Maryland’s system of indefinite probation is inconsistent with expert recommendations that children be limited to no more than nine months’ probation, if at all. Instead of simply keeping an eye on youth or making them follow the rules, more developmentally appropriate probation and aftercare focuses on engaging a young person in behavior change, partners with community organizations, works with families, and attempts to limit the likelihood a young person’s supervision will be revoked. Juvenile justice systems in Connecticut, Washington, DC, Georgia, Illinois, Louisiana, Massachusetts, Mississippi, and New York have implemented changes to make their probation or aftercare approaches more effective.

Connecticut changed its community supervision approach to prohibit young people from being detained or re-committed to a facility based simply on a technical probation violation and instituted a set of graduated incentives for probation officers to use to help young people change their behavior and reduce the number of youths revoked and re-incarcerated. Connecticut’s approach to juvenile probation also shifted to rely more on counseling and treatment, allowing more youth to be at home, and in turn reducing the number of individuals confined or placed out of the home. Connecticut developed 58 centers around the state that offer increased individual or group programming for young people on probation — when appropriate — and reduce reliance on a residential setting.

Removing barriers to diversion so that courts may allow for more restorative measures

Diversion adjudication measures promote a system of restorative justice, which is likely to result in less recidivism both for the remainder of their youth as well as into adulthood. These measures can include substance abuse rehabilitation, mental health treatment, mentoring programs, job training, mediation and community service and other restitution measures outside of incarceration and fines.

Moreover, diversion can be uniquely tailored to the needs of each child as a true restorative justice measure while saving the state significant cost in the form of reduced court caseloads and the immense expense of future incarceration through reduced recidivism.

More developmentally appropriate juvenile justice approaches seek to ensure that when a young person comes into contact with law enforcement, he or she is not arrested nor formally processed by the justice system. Instead, juvenile justice systems are finding ways to hold youth accountable through cost-effective approaches that help youth move past delinquency. Juvenile justice systems in Connecticut, Washington, DC, Illinois, Louisiana, Mississippi, North Carolina, Michigan, and Texas have all taken steps to expand the use of pre-arrest or pre-adjudication diversion.

North Carolina took significant steps to expand the use of diversion, reduce the number of youth in pretrial detention and post-adjudication facilities, and focus more of their juvenile justice resources on community-based approaches. As a result of taking these steps towards a more developmentally appropriate juvenile justice approach, one stakeholder body tasked with evaluating North Carolina’s judicial system offered that the state has already built the capacity and generated the resources to raise the age. The $44 million in cost savings that North Carolina’s Division of Juvenile Justice generated over the past decade by closing and reducing reliance on facilities and using more effective practices to manage justice-involved youth built the capacity for the system to serve 16- and 17-year-old youth.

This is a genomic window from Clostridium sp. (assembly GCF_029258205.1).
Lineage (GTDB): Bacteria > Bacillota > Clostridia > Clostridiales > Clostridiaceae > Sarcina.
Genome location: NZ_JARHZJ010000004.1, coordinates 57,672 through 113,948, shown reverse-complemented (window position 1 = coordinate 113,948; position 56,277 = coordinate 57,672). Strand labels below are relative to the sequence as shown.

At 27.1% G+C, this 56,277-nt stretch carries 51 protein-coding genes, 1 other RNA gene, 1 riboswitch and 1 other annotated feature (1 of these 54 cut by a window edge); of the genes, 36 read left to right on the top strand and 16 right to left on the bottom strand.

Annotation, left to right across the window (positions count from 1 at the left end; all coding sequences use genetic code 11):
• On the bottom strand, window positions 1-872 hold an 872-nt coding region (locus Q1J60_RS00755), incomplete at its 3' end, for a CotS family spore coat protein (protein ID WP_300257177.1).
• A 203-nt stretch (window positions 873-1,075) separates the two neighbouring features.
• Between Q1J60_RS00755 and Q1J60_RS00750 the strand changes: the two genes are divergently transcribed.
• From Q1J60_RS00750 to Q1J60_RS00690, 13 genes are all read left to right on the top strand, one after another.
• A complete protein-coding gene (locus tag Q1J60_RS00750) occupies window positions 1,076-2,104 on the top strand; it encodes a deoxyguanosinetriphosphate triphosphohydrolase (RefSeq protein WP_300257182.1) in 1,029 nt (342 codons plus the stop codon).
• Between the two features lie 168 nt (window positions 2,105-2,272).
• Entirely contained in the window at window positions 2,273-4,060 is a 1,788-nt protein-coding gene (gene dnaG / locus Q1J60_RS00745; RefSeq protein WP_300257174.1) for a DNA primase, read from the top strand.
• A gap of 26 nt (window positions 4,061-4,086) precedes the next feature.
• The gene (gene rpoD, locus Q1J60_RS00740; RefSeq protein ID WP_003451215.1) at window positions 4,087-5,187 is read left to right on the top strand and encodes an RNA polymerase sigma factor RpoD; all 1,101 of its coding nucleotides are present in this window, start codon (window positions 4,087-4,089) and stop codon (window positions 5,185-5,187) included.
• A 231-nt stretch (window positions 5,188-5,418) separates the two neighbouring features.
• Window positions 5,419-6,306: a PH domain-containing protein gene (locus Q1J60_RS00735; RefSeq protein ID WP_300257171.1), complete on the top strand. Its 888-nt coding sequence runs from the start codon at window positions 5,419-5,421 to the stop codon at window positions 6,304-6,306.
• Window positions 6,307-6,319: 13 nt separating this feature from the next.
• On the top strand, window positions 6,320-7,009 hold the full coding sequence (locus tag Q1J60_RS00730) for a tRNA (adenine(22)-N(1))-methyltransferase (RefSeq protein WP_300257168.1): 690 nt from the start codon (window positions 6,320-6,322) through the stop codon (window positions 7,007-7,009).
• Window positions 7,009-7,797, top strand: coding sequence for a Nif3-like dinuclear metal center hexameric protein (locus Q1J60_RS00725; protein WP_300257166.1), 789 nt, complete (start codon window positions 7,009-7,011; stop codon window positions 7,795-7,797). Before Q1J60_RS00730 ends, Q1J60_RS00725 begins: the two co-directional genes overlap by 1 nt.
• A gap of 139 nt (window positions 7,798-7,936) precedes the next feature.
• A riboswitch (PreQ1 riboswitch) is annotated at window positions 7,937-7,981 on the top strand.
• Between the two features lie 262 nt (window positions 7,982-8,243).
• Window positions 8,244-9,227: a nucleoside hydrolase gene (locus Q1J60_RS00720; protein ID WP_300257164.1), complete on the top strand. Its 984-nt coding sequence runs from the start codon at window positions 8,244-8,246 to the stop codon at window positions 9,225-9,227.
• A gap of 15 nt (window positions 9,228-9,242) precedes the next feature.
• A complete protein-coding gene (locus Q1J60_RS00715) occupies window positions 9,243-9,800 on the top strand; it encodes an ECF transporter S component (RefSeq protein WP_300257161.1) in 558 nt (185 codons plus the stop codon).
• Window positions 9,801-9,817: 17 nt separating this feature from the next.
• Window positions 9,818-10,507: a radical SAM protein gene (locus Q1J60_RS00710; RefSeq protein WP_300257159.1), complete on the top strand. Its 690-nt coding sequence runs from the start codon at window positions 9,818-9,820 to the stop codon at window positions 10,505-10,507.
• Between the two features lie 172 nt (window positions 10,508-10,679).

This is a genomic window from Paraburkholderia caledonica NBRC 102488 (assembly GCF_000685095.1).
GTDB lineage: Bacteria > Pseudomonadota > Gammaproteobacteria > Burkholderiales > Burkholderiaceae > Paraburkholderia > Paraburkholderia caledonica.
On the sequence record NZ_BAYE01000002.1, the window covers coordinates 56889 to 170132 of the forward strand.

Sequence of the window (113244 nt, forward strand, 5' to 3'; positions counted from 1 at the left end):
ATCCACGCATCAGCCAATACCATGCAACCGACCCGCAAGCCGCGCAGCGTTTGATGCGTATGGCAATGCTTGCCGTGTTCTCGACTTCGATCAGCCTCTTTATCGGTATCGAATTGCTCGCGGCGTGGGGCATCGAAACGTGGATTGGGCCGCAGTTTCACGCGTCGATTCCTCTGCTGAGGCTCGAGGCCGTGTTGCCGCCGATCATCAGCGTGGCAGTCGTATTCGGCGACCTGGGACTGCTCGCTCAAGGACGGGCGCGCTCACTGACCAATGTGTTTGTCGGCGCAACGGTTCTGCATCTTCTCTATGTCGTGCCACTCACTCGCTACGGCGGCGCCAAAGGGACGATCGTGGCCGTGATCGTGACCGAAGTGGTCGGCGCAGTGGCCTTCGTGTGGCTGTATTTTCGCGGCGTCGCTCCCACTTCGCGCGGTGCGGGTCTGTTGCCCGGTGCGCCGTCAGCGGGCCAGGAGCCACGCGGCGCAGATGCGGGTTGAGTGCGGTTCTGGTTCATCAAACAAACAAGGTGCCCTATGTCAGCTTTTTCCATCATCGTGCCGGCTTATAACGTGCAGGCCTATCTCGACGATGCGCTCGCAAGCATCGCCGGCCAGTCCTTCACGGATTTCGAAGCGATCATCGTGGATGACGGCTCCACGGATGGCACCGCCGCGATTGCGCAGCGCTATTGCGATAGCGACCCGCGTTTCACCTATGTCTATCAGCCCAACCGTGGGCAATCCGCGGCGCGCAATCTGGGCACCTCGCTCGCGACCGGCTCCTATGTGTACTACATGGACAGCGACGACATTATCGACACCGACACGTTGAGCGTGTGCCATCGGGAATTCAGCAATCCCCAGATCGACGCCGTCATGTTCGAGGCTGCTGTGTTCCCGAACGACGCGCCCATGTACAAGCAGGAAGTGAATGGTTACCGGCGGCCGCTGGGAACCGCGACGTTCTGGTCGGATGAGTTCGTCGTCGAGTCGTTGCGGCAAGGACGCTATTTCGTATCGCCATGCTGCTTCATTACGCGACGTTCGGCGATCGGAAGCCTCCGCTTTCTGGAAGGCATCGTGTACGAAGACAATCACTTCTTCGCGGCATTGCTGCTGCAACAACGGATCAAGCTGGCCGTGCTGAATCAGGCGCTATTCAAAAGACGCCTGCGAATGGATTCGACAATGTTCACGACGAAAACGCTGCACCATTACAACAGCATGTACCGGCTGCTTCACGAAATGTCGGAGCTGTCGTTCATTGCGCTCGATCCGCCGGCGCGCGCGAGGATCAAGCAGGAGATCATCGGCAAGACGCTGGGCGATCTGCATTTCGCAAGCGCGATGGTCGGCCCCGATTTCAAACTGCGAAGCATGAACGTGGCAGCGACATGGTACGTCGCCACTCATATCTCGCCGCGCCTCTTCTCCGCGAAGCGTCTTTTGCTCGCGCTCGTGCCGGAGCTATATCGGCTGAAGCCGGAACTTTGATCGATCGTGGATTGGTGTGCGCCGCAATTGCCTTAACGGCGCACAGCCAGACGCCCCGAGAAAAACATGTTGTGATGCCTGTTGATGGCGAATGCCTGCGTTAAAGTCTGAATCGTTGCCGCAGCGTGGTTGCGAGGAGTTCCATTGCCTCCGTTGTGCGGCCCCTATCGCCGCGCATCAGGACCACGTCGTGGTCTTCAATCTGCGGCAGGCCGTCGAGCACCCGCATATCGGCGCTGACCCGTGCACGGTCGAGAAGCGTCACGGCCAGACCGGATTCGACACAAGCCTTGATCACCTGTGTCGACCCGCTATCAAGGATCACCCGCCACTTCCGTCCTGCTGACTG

By removing barriers to diversion, courts will allow for more restorative measures. When low risk youth are diverted, they’re 45 percent less likely to reoffend. Counseling, skill-building, and restorative justice diversion programs reduce chances of reoffending by ten percent where probation supervision only reduces that chance by one percent.

Banning child incarceration for low-level offenses

This legislation would prohibit incarceration for children who have been charged with only a misdemeanor or technical violation of probation, thus mitigating the risk for physical and emotional harm and separation from their families.

Limiting incarceration of youth alleged to have committed a misdemeanor or technical violation of probation, would allow DJS to better leverage its resources to provide focused programming for those young people who face the most serious charges and are at the highest risk of reoffense. Youth incarceration solves very little when compared to community-based programming tailored to the child, providing them the assistance they often need to thrive From a fiscal standpoint, incarceration comes with immense cost to taxpayers. On a per child basis, Maryland spends more than 48 other states on incarcerating youth. It can cost $414,000 a year, to incarcerate one youth in Maryland.

Young people offer tremendous opportunities for change and redemption, given a chance to learn and participate in supportive programming. A failure to invest in our young people involved in the justice system has been catastrophic for the Black community, and it is long past time that we chart a new course.

For this, JPI strongly urges favorable consideration of SB 0691. Thank you for your consideration and I would be happy to answer questions.



Justice Policy Institute

Reducing society’s reliance on incarceration and the justice system. We inform policymakers, advocates and the media about fair and effective justice reforms.